Utah Immigration Law Goes Into Effect, But Court Quickly Blocks It : The Two-Way A federal judge will consider blocking implementation of Utah's controversial immigration enforcement law during a hearing this afternoon. The measure is modeled after Arizona's.

Utah Immigration Law Goes Into Effect, But Court Quickly Blocks It

Update at 4:45 p.m. ET: A U.S. District Court judge in Utah has blocked the implementation of Utah's new immigration law. In granting a temporary restraining order, Judge Clark Waddoups said he would consider a permanent injunction during a hearing July 14.

Update at 6:00 p.m. ET: Judge Waddoups didn't rule on the merits of the case. Instead he decided that there could be irreparable harm if he did not block enforcement of the new immigration law.

"We're relieved," says Shiuming Cheer, an attorney with the National Immigration Law Center, "because people of color in Utah don't have to be afraid of being subject to unconstitutional behavior."

Jerrold Jansen, an assistant attorney general in Utah, conceded in court that there could be irreparable harm if the law took effect while the courts considered its constitutionality. But after the hearing, he told the Salt Lake Tribune "I think it's absolutely constitutional and we will defend it vigorously."

Update at 6:13 p.m. ET: Jensen tells NPR the groups fighting the Utah law have "misrepresented what the statute does."

He also says the law does not trump federal authority over immigration issues. "There is nothing in federal law that keeps the state of Utah from asking people who are arrested what their immigration status is."

Motions on the merits of the case are due from both sides on June 8.

Our original post:

A federal judge will consider blocking implementation of Utah's controversial immigration enforcement law during a hearing that starts this afternoon at 4 p.m. ET.

The law took effect today after civil and immigration rights activists failed to get Utah officials to agree to delay enforcement until after U.S. District Clark Waddoups rules on a plea for a temporary injunction.

Utah's law was modeled after the landmark measure in Arizona that required local police and county sheriffs to check the immigration status of suspects. The validity of the Arizona measure may now be decided by the U.S. Supreme Court.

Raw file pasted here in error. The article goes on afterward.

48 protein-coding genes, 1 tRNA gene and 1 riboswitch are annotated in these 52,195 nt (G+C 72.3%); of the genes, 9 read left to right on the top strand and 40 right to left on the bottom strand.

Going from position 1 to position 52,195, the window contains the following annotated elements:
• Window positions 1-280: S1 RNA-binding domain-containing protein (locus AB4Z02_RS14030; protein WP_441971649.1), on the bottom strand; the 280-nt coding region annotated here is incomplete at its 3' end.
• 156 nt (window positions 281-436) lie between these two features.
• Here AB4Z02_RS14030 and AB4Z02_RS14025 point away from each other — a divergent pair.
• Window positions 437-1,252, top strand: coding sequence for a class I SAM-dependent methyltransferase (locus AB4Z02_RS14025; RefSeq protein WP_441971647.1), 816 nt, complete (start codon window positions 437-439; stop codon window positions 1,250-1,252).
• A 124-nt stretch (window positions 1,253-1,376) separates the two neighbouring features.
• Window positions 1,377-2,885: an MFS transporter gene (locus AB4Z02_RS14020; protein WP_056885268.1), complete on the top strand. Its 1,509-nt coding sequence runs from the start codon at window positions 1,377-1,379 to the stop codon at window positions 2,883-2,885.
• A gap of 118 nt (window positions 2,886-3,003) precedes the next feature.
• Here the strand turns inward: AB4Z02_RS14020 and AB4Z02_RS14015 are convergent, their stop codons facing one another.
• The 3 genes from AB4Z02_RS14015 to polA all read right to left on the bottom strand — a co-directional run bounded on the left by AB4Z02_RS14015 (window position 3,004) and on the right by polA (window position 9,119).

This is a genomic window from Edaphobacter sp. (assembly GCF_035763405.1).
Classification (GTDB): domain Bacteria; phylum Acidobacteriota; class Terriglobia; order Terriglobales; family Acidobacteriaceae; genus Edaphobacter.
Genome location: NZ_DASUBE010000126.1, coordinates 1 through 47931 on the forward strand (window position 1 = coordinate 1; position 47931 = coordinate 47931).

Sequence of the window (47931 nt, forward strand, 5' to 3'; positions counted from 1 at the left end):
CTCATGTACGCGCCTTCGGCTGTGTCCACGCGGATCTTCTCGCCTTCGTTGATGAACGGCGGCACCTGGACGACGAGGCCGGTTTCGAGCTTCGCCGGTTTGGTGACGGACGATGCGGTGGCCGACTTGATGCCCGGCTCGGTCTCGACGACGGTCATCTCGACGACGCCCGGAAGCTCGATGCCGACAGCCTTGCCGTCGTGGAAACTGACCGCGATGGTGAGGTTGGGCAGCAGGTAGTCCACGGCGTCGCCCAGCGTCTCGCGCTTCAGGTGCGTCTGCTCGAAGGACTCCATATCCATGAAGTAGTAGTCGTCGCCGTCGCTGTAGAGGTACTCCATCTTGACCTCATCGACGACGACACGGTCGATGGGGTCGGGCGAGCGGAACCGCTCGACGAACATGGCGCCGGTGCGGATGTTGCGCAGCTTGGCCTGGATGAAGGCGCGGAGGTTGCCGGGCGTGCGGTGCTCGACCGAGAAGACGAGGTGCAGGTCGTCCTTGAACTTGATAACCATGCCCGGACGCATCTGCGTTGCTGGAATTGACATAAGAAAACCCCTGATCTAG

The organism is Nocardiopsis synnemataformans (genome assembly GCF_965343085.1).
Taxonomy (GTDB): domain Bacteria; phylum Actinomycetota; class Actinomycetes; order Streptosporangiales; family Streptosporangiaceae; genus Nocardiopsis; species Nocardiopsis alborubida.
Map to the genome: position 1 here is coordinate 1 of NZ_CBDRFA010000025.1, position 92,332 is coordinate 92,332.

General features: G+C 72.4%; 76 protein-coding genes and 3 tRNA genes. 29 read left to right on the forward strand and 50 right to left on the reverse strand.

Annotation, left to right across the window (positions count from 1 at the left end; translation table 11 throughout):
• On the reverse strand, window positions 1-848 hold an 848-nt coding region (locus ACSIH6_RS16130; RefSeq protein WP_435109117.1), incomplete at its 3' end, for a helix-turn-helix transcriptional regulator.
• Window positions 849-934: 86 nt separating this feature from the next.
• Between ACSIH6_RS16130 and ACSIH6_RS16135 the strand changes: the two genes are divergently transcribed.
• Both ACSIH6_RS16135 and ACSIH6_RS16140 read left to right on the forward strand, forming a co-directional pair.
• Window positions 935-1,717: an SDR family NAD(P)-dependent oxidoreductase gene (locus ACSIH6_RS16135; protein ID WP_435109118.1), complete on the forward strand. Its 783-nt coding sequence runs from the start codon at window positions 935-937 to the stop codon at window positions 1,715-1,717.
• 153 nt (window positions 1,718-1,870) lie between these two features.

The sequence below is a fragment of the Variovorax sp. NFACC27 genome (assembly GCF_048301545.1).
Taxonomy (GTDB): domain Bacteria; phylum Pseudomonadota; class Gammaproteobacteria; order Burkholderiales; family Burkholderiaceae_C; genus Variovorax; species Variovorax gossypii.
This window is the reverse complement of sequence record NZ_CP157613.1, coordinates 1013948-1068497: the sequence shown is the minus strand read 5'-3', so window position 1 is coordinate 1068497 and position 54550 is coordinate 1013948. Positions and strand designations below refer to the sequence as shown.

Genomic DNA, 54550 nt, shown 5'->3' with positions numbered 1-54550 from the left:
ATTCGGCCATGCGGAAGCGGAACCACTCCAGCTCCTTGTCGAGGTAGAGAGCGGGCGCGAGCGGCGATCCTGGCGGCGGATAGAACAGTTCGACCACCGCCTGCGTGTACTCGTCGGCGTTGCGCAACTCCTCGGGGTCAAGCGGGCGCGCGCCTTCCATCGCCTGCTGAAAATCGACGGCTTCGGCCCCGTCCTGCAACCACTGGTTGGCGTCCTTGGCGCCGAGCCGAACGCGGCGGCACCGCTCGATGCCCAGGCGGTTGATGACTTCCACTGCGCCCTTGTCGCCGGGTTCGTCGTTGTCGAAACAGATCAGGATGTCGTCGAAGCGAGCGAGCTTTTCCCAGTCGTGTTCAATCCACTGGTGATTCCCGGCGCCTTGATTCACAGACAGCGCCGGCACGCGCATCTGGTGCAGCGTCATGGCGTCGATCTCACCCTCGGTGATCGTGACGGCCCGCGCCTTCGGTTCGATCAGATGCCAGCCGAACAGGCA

Opposition from Hispanic groups, immigrant advocates and civil rights organizations resulted in the enactment of what the bill's sponsors consider to be a watered-down version of the law. Utah business interests and the Mormon Church, the dominant religious group in Utah, also sought a more moderate approach.

The changes require immigration status checks of those suspected of committing felonies and class A misdemeanors. Law enforcement officers have discretion when confronting suspects of lesser crimes and when investigating minor offenses, including traffic violations.

Still, civil and immigration rights groups object.

"This law has been wildly misrepresented as a kinder, gentler version of Arizona's discriminating law," says Karen McCreary of the Utah chapter of the American Civil Liberties Union. "This ill-conceived law is just as harsh, turning Utah into a police state where everyone is required to carry their 'papers' to prove they are lawfully present."

The ACLU and the National Immigration Law Center are seeking a federal court injunction blocking the law, arguing it trumps federal authority over immigration issues and promotes racial profiling.

But Utah Attorney General Mark Shurtleff believes the law will stand up in court because it now excludes problematic provisions of the Arizona law.

Shurtleff spokesman Paul Murphy tells the Salt Lake Tribune, "We will defend [the law] and are confident that it will withstand any legal scrutiny."

The new law is part of a package of immigration measures supported by business and religious groups, including the Mormon Church. One measure establishes a "guest worker" program that accommodates illegal immigrants. It doesn't take effect for another two years and may face a challenge from the Justice Department because it also might usurp federal authority.